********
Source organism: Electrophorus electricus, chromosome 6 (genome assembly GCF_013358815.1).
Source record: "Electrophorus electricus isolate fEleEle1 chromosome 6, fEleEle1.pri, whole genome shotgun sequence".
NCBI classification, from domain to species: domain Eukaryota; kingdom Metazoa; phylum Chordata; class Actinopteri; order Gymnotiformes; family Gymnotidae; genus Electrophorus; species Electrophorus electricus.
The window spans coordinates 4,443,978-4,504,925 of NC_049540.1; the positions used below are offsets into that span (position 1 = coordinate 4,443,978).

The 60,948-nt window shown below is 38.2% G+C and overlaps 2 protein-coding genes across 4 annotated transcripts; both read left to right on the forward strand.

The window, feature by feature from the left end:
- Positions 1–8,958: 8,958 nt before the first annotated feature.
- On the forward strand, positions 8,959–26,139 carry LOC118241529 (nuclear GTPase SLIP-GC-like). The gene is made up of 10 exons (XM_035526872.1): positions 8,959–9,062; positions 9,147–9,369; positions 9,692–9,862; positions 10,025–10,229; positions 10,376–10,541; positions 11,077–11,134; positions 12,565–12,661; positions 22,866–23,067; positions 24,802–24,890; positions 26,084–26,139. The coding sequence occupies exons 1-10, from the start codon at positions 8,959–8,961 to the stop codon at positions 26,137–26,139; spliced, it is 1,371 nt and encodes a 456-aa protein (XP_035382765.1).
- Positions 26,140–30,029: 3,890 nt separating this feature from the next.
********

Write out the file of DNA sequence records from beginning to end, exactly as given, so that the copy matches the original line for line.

Source organism: Electrophorus electricus, chromosome 6 (genome assembly GCF_013358815.1).
Source record: "Electrophorus electricus isolate fEleEle1 chromosome 6, fEleEle1.pri, whole genome shotgun sequence".
NCBI classification, from domain to species: domain Eukaryota; kingdom Metazoa; phylum Chordata; class Actinopteri; order Gymnotiformes; family Gymnotidae; genus Electrophorus; species Electrophorus electricus.
The window spans coordinates 4,443,978-4,504,925 of NC_049540.1; the positions used below are offsets into that span (position 1 = coordinate 4,443,978).

The 60,948-nt window shown below is 38.2% G+C and overlaps 2 protein-coding genes across 4 annotated transcripts; both read left to right on the forward strand.

The window, feature by feature from the left end:
- Positions 1–8,958: 8,958 nt before the first annotated feature.
- On the forward strand, positions 8,959–26,139 carry LOC118241529 (nuclear GTPase SLIP-GC-like). The gene is made up of 10 exons (XM_035526872.1): positions 8,959–9,062; positions 9,147–9,369; positions 9,692–9,862; positions 10,025–10,229; positions 10,376–10,541; positions 11,077–11,134; positions 12,565–12,661; positions 22,866–23,067; positions 24,802–24,890; positions 26,084–26,139. The coding sequence occupies exons 1-10, from the start codon at positions 8,959–8,961 to the stop codon at positions 26,137–26,139; spliced, it is 1,371 nt and encodes a 456-aa protein (XP_035382765.1).
- Positions 26,140–30,029: 3,890 nt separating this feature from the next.